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Pediatric Sleep Difficulties


Childhood sleep disorders are one of the most common pediatric health concerns and can lead to a significant impact on children’s overall health and well-being. Approximately a quarter of all children and one-third of adolescents experience some type of sleep problem or have significant sleep complaints. Some of the most commonly reported behavioral symptoms of pediatric sleep problems (and those frequently seen at our clinic) include: 

  • Bedtime fears/anxiety
  • Bedtime resistance/refusal
  • Delayed sleep onset (difficulty falling asleep)
  • Difficulty waking in the morning 
  • Poor sleep maintenance (frequent nighttime wakings)
  • Circadian rhythm difficulties (significant shift in desired sleep schedule)
  • Poor sleep habits 
  • Undesired co-sleeping or bed-sharing 
  • Difficulty tolerating positive airway pressure (for children with Obstructive Sleep Apnea)
pediatric sleep issues

These bedtime struggles may develop due to a number of factors including medical illness, comorbid psychological difficulties such as anxiety, OCD, and ADHD, irregular sleep schedules, and limit-setting inconsistencies. The impact pediatric sleep difficulties can have on both child and caregiver is significant, and typically leads to poor emotional or behavioral outcomes in a number of areas including: 

  • Memory and/or learning difficulties
  • Decline in academic performance 
  • Difficulty with concentration 
  • Heightened frustration response and lower emotional control 
  • Increase in disruptive or aggressive behaviors 
  • Decrease in parent-child relationships 
  • Greater prevalence of accidental injuries 

The good news is that childhood sleep disorders are considered very treatable due to the development of highly effective behavioral interventions. At Anxiety Specialists of Atlanta, we have a team of highly experienced specialists who focus on utilizing evidence-based behavioral strategies for the treatment of these sleep and anxiety-related conditions. 


Childhood insomnia can present in a number of different ways, though the diagnosis always includes some difficulty with falling asleep or staying asleep that results in an insufficient “total sleep time”. The child’s sleep disturbance then often leads to sleep loss for other family members, which can disrupt overall family functioning. The term “Behavioral Insomnia of Childhood” includes three common diagnoses:

Sleep-Onset Association Type: This type occurs when children resist or appear unable to fall asleep without the presence of a specific item or person. This type can also include the inability to get back to sleep after awakening.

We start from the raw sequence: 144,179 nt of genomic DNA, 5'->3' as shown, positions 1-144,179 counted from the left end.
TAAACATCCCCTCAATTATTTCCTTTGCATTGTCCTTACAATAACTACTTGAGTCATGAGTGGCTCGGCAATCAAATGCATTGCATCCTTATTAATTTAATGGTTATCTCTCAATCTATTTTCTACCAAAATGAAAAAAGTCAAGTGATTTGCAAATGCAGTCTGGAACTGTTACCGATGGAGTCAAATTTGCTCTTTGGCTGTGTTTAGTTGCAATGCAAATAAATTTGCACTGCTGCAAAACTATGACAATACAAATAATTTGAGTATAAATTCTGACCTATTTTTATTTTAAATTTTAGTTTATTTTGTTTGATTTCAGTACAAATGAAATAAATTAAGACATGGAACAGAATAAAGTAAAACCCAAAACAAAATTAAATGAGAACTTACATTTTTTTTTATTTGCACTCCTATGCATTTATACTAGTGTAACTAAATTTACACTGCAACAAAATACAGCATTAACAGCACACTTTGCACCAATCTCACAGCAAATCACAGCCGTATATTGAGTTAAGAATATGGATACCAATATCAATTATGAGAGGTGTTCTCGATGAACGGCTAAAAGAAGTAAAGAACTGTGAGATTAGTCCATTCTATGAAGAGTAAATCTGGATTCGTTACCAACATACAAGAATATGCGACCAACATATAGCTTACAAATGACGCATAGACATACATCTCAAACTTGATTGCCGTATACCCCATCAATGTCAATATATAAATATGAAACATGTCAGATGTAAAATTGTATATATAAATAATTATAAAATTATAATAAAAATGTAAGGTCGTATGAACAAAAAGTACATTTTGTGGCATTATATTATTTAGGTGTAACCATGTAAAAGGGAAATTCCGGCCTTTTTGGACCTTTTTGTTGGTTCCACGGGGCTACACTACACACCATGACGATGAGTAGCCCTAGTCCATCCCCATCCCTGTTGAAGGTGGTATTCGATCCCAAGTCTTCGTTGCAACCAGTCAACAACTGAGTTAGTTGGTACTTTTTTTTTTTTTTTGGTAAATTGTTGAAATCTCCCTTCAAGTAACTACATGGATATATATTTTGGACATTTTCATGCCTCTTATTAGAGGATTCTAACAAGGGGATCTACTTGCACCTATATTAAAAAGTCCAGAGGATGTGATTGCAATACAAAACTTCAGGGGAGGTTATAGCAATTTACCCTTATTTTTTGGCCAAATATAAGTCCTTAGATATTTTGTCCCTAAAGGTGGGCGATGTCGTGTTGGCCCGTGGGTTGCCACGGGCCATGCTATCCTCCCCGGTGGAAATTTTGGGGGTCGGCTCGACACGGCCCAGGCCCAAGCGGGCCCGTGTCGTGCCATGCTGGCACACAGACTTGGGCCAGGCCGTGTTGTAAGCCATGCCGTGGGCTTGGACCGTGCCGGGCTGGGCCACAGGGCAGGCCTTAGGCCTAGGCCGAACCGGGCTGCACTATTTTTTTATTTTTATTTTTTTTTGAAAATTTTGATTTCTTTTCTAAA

Limit-Setting Type: This is the clinical term for excessive bedtime delaying. Children with this type of behavioral insomnia tend to stall going to sleep by various means, including screaming or crying, asking for extra hugs/kisses, and finding new items or tasks needing completion prior to bedtime. 

Combined Type: As stated in the name, this type involves a combined presentation of both limit-setting and sleep-onset symptoms. 

Cognitive Behavioral Therapy (CBT) has been shown to be the most effective non-medical treatment for pediatric insomnias in several studies. Treatment following this approach at Anxiety Specialists of Atlanta often includes the use of effective CBT-informed strategies including behavioral extinction, positive routine development, bedtime fading, graduated exposure, stimulus control, and behavioral management techniques.  


Parasomnia is a general term used to indicate distressing or undesired activities that either occur during or are exacerbated by sleep. These can include difficulties such as recurring nightmares, sleepwalking, night terrors, etc. Our team at ASoA frequently assists parents in differentiating and normalizing these struggles, which are often highly distressing to parents and disruptive to a family’s nightly routine. This is typically followed by effective behavioral strategies targeting specific parasomnia, such as contingency management, sleep hygiene, scheduled awakenings, replacement behavior changes, and circadian rhythm schedule adjustments.   


At Anxiety Specialists of Atlanta, we believe in providing scientifically proven treatments with the goal of managing conditions through a Cognitive Behavioral approach. Treatment begins with a thorough evaluation to conceptualize the primary contributors to your child’s sleep difficulties and recommendations are always tailored to address the specific sleep problems your child is experiencing. Caregivers often play a key role in establishing and maintaining changes in their children’s sleep, so for this reason, parents are almost always intimately involved in treatment. 

Melatonin, outside of its more known form as a pill or gummy, is actually a naturally developed hormone that helps us regulate our own internal sleep clock. Many people also use extra melatonin taken externally to improve their ability to fall asleep, and children have seen some benefit in its use for shifting “off schedule” circadian rhythms and assisting with developmental difficulties at night. However, a word of caution in the increased use of melatonin is warranted, due to growing reports of melatonin overdose at poison control centers and emergency rooms. We at Anxiety Specialists of Atlanta recommend that parents speak with a healthcare professional prior to initiating the use of melatonin or any sleep-inducing supplement for their children. Unlike other over-the-counter medications, melatonin is not under FDA oversight and the content in its supplements can vary widely. Further, many sleep problems that drive parents to seek supplemental support can be even better managed with therapeutic behavioral strategies. 

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